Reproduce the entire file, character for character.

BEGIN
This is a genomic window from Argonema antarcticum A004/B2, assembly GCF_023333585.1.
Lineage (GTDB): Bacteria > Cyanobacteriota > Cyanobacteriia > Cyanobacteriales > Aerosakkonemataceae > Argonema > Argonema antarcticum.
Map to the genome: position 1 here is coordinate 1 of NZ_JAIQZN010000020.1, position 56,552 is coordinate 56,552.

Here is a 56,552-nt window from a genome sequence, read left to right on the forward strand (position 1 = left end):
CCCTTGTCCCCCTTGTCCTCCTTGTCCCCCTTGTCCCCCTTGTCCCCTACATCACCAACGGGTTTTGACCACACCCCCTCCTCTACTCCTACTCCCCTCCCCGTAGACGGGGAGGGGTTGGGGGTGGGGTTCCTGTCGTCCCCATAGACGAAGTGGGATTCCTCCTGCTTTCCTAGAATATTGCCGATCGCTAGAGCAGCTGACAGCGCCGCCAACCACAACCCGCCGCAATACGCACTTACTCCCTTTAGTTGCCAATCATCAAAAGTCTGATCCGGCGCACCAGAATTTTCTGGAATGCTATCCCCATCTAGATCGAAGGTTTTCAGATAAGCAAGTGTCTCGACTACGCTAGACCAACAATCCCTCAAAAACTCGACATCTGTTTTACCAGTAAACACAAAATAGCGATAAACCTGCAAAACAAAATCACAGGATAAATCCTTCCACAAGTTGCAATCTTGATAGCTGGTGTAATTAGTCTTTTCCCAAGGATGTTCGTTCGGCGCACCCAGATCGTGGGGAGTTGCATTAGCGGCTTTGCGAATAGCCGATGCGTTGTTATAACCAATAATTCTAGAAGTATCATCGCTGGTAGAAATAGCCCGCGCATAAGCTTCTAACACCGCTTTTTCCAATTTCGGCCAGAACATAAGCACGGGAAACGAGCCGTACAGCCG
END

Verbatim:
This is a genomic window from Argonema antarcticum A004/B2, assembly GCF_023333585.1.
Lineage (GTDB): Bacteria > Cyanobacteriota > Cyanobacteriia > Cyanobacteriales > Aerosakkonemataceae > Argonema > Argonema antarcticum.
Map to the genome: position 1 here is coordinate 1 of NZ_JAIQZN010000020.1, position 56,552 is coordinate 56,552.

Here is a 56,552-nt window from a genome sequence, read left to right on the forward strand (position 1 = left end):
CCCTTGTCCCCCTTGTCCTCCTTGTCCCCCTTGTCCCCCTTGTCCCCTACATCACCAACGGGTTTTGACCACACCCCCTCCTCTACTCCTACTCCCCTCCCCGTAGACGGGGAGGGGTTGGGGGTGGGGTTCCTGTCGTCCCCATAGACGAAGTGGGATTCCTCCTGCTTTCCTAGAATATTGCCGATCGCTAGAGCAGCTGACAGCGCCGCCAACCACAACCCGCCGCAATACGCACTTACTCCCTTTAGTTGCCAATCATCAAAAGTCTGATCCGGCGCACCAGAATTTTCTGGAATGCTATCCCCATCTAGATCGAAGGTTTTCAGATAAGCAAGTGTCTCGACTACGCTAGACCAACAATCCCTCAAAAACTCGACATCTGTTTTACCAGTAAACACAAAATAGCGATAAACCTGCAAAACAAAATCACAGGATAAATCCTTCCACAAGTTGCAATCTTGATAGCTGGTGTAATTAGTCTTTTCCCAAGGATGTTCGTTCGGCGCACCCAGATCGTGGGGAGTTGCATTAGCGGCTTTGCGAATAGCCGATGCGTTGTTATAACCAATAATTCTAGAAGTATCATCGCTGGTAGAAATAGCCCGCGCATAAGCTTCTAACACCGCTTTTTCCAATTTCGGCCAGAACATAAGCACGGGAAACGAGCCGTACAGCCG